Do you know that Broda Barnes estimated that 40% of Americans have hypothyroidism in 1974? And the problem is even worse now with our population’s declining health.

Hypothyroidism is extremely under-diagnosed because it’s based off of the TSH level which a) has a range that is way too wide (which was created so that only 5% of the average population would test as positive for hypothyroid) and b) can be suppressed due to chronically high adrenaline making it a very inaccurate way to assess the thyroid.

The thyroid is at the center of the whole metabolism. When your thyroid is functioning properly, all of the other hormone glands that are usually activated under stressed conditions can fundamentally relax. Healing IS energy, and the thyroid controls the thermogenesis and metabolic rate of the entire organism.

Thyroid ensures that nutrients get to the cells, that the body stays in an energized yet relaxed state, that the organism is alert and creative. That’s why its so critical to optimize when looking at the body holistically.

If you want to figure out if yourself or someone else is hypothyroid, use the following assessments:

*1. Basal body temperature*

This is the ultimate, most functional way to assess thyroid status, because your thyroid is in charge of heating you up. Check your underarm temperature with a regular thermometer on waking (before rising out of bed, which will artificially raise the temp) and at 1pm (when thyroid hormone is highest on average during a 24 hour circadian cycle).

The readings should be 98.0 on waking and 98.6 at 1pm. The colder you are from the ideal, the more hypothyroid you are proportionally.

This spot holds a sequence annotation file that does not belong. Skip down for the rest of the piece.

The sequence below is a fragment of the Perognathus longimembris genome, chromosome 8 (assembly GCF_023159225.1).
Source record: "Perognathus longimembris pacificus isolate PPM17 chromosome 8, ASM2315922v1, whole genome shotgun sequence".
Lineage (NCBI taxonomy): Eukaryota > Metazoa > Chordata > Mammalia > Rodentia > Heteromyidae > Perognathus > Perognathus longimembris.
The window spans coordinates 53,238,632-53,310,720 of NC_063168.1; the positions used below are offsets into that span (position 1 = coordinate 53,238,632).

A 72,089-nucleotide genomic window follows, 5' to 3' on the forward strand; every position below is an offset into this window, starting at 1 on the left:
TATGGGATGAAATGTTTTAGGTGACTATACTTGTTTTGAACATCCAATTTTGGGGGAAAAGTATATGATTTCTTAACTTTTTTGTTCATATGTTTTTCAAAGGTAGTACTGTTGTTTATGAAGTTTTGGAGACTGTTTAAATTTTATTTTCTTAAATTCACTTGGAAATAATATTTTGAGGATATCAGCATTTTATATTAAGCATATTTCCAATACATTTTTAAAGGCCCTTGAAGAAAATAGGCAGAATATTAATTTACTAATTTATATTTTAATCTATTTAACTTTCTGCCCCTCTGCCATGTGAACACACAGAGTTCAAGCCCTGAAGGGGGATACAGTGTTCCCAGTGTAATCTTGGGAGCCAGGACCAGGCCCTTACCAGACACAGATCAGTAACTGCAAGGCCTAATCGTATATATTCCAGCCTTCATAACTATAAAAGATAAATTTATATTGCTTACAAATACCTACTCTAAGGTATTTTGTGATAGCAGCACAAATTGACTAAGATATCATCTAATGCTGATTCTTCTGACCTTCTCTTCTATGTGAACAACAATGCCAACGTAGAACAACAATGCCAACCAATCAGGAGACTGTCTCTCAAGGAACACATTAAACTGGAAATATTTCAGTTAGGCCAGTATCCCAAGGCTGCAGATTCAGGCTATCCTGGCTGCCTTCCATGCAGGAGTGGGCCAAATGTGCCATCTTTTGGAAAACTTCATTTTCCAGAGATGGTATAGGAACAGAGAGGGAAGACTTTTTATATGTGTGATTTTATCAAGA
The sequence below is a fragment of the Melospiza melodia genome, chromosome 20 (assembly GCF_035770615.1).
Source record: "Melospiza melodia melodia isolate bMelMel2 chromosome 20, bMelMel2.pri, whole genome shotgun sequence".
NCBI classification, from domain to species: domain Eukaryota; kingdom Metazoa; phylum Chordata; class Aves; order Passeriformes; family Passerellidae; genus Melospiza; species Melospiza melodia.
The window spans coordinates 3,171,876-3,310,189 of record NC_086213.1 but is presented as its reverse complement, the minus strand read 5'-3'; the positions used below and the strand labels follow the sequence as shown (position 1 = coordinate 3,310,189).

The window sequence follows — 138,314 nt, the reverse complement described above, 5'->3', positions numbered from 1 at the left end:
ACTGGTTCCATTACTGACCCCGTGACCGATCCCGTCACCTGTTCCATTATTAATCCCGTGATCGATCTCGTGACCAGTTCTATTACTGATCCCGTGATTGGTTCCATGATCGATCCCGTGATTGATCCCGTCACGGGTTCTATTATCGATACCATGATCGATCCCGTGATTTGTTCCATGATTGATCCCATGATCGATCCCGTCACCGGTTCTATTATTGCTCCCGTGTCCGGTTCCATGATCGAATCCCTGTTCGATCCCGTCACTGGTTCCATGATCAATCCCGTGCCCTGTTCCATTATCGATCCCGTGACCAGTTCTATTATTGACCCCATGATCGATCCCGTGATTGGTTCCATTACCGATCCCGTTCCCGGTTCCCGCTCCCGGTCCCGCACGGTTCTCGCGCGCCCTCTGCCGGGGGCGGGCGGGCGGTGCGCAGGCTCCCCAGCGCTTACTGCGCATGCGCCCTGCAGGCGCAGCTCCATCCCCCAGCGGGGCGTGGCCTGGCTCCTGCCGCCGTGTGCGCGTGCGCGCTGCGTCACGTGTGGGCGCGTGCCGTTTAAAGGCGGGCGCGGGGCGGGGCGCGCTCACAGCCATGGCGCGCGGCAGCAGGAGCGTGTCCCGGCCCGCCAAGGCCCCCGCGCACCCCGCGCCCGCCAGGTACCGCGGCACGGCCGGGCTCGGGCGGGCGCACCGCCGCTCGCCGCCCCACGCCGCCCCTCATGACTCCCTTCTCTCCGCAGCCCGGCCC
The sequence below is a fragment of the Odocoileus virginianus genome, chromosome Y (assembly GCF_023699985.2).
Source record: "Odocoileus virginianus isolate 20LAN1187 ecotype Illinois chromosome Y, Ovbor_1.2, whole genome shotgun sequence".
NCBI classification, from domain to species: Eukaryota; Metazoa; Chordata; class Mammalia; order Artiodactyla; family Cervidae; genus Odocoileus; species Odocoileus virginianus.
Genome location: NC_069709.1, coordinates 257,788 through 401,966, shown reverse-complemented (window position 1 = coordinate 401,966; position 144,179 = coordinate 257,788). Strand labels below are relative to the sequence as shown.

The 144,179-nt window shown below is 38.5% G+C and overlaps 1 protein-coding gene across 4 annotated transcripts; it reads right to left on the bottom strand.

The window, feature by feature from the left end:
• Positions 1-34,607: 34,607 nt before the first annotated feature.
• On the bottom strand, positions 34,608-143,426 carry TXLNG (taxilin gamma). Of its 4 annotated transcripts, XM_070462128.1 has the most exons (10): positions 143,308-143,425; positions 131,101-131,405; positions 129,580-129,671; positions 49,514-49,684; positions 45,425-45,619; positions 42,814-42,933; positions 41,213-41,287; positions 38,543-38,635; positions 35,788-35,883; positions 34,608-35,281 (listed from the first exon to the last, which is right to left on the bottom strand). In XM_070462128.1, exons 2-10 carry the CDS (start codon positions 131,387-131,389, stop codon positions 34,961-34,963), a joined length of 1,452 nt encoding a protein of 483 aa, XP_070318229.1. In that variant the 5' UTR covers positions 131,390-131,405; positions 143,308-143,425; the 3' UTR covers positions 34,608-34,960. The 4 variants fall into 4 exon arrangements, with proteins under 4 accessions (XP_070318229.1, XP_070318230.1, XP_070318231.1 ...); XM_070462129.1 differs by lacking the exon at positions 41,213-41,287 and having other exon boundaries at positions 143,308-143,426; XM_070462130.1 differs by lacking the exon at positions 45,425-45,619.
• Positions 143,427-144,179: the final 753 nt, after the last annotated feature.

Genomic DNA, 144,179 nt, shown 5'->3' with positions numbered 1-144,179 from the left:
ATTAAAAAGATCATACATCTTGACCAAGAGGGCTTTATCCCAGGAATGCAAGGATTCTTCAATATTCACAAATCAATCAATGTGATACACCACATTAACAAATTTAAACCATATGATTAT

*2. Symptoms*

Symptoms are a great way to assess whether you are hypothyroid, regardless of TSH status. If you have many of the following symptoms, especially with a low basal body temp, hypothyroidism is likely.

James, M.B., James, A.P.R. (1981). Prevalence of Thyroid Abnormality Associated with Hair Loss. In: Orfanos, C.E., Montagna, W., StĆ¼ttgen, G. (eds) Hair Research. Springer, Berlin, Heidelberg.


*3. High cholesterol*

Cholesterol is highly misunderstood in the medical community. Cholesterol is protective. The reason why cholesterol plaques in the arteries is to protect/seal damage to the arterial wall.

Cholesterol is also the precursor to bile (produced by the liver to digest fats) and all of your hormones. Cholesterol rises in times of stress so that your body can produce more of the protective hormones like pregnenolone, progesterone, and DHEA. Thyroid converts cholesterol into the various hormones. That’s why high cholesterol isn’t bad in and of itself. It’s just a sign that your thyroid is under-active and not converting it. A cholesterol should be around 200 ideally.

Many people are on statins for cholesterol which are absolutely toxic. All anyone with high cholesterol needs is some thyroid and their cholesterol will drop accordingly.

*4. Prolactin and PTH *

Prolactin and PTH are not standard labs that are run for most people, but both will elevate in a hypothroid state. Prolactin is released by the pituitary and is associated with high estrogen, which inhibits thyroid. PTH is parathyroid hormone, which also antagonizes thyroid and is released when the organism is stressed. Like TSH, the ranges for these chemicals is far too wide. Ideally, prolactin will be around 5 and PTH around 20.

*5. TSH and reverse T3*

While TSH is not very useful by itself, it can provide more info in the context of the above assessments. TSH should ideally be under 1, which is far lower than the standard range which goes up to 4.5 or higher. Many people have a TSH in the high 1s or 2s, which most doctors would completely overlook but is still indicative of hypothyroidism.

To make matters more confusing, someone can be seriously hypothyroid even with a TSH under 1. That’s because adrenal hormones will suppress TSH. Adrenaline can make someone hyped and anxious, which is also a classic sign of hyperthyroid. Many people with a low TSH that are on edgy are misdiagnosed as hyperthyroid when they are really hyper-adrenal. That’s why the basal body temperature readings, symptoms, and cholesterol are so important to evaluate to provide context.

Reverse T3 is indicative of cortisol which suppresses thyroid as well, so a high reverse T3 can also add more information to the picture.

Hope that helps! Let us know if you have any questions or would like to consult about any of your specific cases or lab results.